- Since 2016, there has been a decrease in immigration for work, but recently levels have remained broadly stable. Over the same period, immigration for study has been gradually increasing
EU net migration
- EU net migration has fallen since 2016, although more EU citizens still arrive long-term than leave. The change over this period has mostly been driven by a decrease in those coming to the UK as well as a gradual increase in the number of EU citizens leaving the UK.
- The number of EU citizens coming to the UK for work-related reasons has decreased to the lowest level since 2004, driving the overall fall in immigration for work since 2016. While the decrease was initially a result of fewer EU citizens coming to the UK looking for work, since 2018 there has also been a fall in the number of people arriving with a definite job.
Non-EU net migration
- Non-EU net migration has gradually increased since 2013 and is now at the highest level since information by citizenship was first collected in 1975. This change has been driven by an increase in the number of non-EU citizens coming to the UK, which is also at the highest level we have seen; the number leaving the UK has remained broadly stable.
- Since 2013, all available data sources have shown gradual increases in the number of non-EU citizens coming to the UK for work-related reasons. From 2016, the increase has mainly been a result of a gradual rise in the number of non-EU citizens coming to the UK for formal study, driven by students from China and India; this is a trend reflected in all available data sources with sponsored study visa applications for universities at the highest level since records began in June 2011.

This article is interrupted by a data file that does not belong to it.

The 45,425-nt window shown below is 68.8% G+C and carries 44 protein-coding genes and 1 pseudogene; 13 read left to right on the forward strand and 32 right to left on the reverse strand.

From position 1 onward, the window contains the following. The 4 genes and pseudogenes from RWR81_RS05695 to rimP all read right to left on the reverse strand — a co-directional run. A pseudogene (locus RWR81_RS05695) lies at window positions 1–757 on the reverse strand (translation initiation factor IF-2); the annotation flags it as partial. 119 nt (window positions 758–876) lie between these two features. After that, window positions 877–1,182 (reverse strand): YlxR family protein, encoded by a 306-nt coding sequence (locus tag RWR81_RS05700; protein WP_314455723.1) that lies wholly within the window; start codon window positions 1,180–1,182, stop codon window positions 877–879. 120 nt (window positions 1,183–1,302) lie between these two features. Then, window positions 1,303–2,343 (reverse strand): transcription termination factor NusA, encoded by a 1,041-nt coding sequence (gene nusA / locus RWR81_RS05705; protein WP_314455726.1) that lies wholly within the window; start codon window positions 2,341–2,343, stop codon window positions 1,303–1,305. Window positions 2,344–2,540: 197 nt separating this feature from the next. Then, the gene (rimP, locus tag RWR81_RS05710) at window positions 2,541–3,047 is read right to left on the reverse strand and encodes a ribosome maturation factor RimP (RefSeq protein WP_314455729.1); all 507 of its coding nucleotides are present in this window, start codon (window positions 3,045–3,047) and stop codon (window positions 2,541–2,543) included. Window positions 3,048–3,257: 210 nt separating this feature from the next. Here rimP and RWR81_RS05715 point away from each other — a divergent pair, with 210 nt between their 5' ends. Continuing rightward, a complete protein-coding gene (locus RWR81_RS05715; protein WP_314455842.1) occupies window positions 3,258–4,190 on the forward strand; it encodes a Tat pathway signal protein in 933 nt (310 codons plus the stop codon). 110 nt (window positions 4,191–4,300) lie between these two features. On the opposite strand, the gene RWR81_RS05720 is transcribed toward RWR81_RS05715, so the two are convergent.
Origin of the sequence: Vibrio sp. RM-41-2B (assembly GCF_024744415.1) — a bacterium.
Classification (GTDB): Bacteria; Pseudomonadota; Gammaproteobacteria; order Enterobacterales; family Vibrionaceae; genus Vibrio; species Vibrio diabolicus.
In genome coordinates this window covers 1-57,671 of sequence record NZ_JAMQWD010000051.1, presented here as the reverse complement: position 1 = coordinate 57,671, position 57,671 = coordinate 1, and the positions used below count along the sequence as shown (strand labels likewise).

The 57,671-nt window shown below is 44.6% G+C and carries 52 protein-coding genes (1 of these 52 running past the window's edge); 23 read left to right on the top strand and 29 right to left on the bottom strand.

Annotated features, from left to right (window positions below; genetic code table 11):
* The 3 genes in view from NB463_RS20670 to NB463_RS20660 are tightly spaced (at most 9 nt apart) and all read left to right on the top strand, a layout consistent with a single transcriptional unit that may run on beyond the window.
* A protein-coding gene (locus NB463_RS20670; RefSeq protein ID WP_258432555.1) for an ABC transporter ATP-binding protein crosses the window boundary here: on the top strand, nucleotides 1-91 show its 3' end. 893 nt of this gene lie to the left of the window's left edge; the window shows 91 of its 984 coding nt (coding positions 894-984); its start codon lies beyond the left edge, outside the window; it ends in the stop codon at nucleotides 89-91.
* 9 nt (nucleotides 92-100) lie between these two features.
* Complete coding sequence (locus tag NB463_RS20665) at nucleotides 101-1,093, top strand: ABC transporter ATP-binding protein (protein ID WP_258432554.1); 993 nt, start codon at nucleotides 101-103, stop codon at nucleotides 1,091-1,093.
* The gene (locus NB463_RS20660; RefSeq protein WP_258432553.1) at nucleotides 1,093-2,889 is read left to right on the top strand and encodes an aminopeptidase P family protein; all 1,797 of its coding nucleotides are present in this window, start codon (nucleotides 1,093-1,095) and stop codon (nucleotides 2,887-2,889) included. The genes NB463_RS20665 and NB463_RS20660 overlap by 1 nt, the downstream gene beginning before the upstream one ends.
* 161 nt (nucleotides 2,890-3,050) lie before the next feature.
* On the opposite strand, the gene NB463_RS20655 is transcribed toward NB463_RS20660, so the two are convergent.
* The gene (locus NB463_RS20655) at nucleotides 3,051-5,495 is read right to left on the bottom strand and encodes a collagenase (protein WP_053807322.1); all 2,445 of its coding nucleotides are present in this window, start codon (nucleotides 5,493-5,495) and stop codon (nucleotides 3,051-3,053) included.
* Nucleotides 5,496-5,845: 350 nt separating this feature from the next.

Asylum, humanitarian protection, alternative forms of leave and resettlement
- The UK offered protection – in the form of asylum, humanitarian protection, alternative forms of leave and resettlement – to 20,339 people in year ending March 2020, 17% higher than the previous year. This included 4,968 people provided protection under resettlement schemes, mainly Syrian nationals.
EU and non-EU nationals working in the UK labour market
- For the period October to December 2019, the latest estimates from the Labour Force Survey (LFS) show that there were an estimated 2.34 million EU nationals working in the UK and an estimated 1.36 million non-EU nationals working in the UK.
- Since 2009 the number of EU nationals working in the UK has generally increased but has been broadly flat since the latter half of 2016.
- The number of non-EU nationals working in the UK remained broadly stable up until early 2019 but has increased slightly since.
Insights on recent international travel patterns
- In 2020, international travel restrictions across multiple countries have been enforced because of the spread of the COVID-19. In the first quarter of this year (January to March 2020), there were an estimated 23.7 million passenger arrivals (including returning UK residents). This is an 18% (5.4 million) decrease compared with the same period in 2019, with significant falls towards the end of the quarter.
- the number of applications for visitor visas in the first quarter of 2020 was 26% lower (-145,098) than in the same period in 2019.